by Rose Oliveira
The MARAC/NEA Joint Spring Meeting is coming up next week, offering a unique opportunity to meet our colleagues from the Mid-Atlantic. In preparation, REPS hosted a pre-conference meet-up for new conference attendees to meet and discuss how to optimize the experience. Amid nachos and beer, we talked about getting comfortable with networking, and choosing between sessions. Here are some of the take away points we wanted to share.
The dreaded word. Everyone knows it is an important thing to do but it requires boldness to put yourself out there. Take a deep breath and remember it’s hard for everyone!
One thing we discussed is not to focus on quantity but quality. If you walk away having talked to one new person that is a success. If the conversation is good and you are able to develop that contact, it may even be better than many short, superficial conversations. If talking to people is nerve wracking for you, focusing on talking with only a few people may help ease the burden.
Also there is no shame in hanging out with people you know. We have all been in the situation where we only know one person in the room. As you get introduced to people, you will be able to expand your network and branch out from your circle but you gotta start somewhere!
Although the workshops, tours, and social events happening on Thursday are now closed, they are in general a great way to meet people. They are informal events and are a natural places to strike up conversations. If you have signed up for one of these events, make sure to introduce yourself!
Another opportunity to more naturally network are through roundtables. NEA has many roundtables which allow members with specific interest to discuss ideas, network and socialize. The roundtables (REPS included!) will be hosting their annual meetings on Friday, 3:30-4:30. It is a great opportunity to meet people and to hear about ways to get involved.
Many conferences have new member activities for first time attendees and NEA is no different. There is a Call to Action new member meeting Friday, 8am-9am—with breakfast in between! I’ll be there with some of my REPS colleagues. Come say hello!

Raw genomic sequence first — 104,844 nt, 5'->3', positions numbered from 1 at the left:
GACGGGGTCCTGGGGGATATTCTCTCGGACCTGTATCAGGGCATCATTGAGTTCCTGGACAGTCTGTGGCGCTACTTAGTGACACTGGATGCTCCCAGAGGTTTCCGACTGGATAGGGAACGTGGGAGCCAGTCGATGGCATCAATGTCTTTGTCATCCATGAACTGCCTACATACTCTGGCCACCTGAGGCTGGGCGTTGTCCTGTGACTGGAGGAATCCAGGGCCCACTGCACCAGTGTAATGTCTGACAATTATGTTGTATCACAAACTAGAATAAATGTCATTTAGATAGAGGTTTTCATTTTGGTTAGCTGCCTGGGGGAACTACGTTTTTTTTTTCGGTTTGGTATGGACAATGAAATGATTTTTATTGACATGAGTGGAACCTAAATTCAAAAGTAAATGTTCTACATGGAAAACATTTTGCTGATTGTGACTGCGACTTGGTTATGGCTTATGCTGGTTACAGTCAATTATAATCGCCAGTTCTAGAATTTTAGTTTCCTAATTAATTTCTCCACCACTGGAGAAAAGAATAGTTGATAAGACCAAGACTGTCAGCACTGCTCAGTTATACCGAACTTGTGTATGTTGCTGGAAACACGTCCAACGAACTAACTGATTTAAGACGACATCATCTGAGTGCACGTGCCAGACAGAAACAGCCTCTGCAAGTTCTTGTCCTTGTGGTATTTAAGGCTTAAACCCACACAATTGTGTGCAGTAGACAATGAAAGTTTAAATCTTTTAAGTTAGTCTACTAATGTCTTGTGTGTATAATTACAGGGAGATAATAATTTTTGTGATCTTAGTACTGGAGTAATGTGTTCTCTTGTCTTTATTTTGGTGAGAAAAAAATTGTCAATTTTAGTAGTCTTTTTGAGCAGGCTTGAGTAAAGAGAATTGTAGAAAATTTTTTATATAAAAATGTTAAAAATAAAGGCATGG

Finally, remember conferences are iterative processes. The more you attend and become involved the more faces will become familiar to you and the easier it will be to start conversations and talk to people.
There is no right way to choose between sessions but here are some strategies we talked about when choosing between them.
This is the time to think about what your goals for the conference. Is there an area that you are interested in learning more about? Is there a topic that you are passionate about? Do you want to meet other people in your position? Is there a speaker you want to talk to? Are you interested in hearing from particular institutions? Getting a sense for what you want out of the conference can help you prioritize your own personal list and sort out what the best sessions for you.
Divide and conquer! If you are going with friends and colleagues you can split up and report back. It is nice to sit with friends but it’s more important to follow what your interests. Splitting up can also give you an opportunity to speak to someone new. Remember, you can also NOT go to sessions. If your brain is overwhelmed, it is important to listen to that and take a break. You’re bound to run into people doing the same thing. Finally, don’t be afraid to move around. You have paid to come to the conference; it’s about learning and some sessions resonate less. Feel free to float if you need to.
Here are other articles on the web about strategizing and optimizing your conference experience:
- “How to get the most out of a conference,” Wired
- “10 Ways to Make the Most Out of a Conference,” The Muse
- “Hack your first professional conference,” Hack Library School
See you at the conference!
Rose Oliveira is a library student at Simmons College and currently works at Tufts Digital Collection and Archives. In her free time she likes to watch as many movies as possible.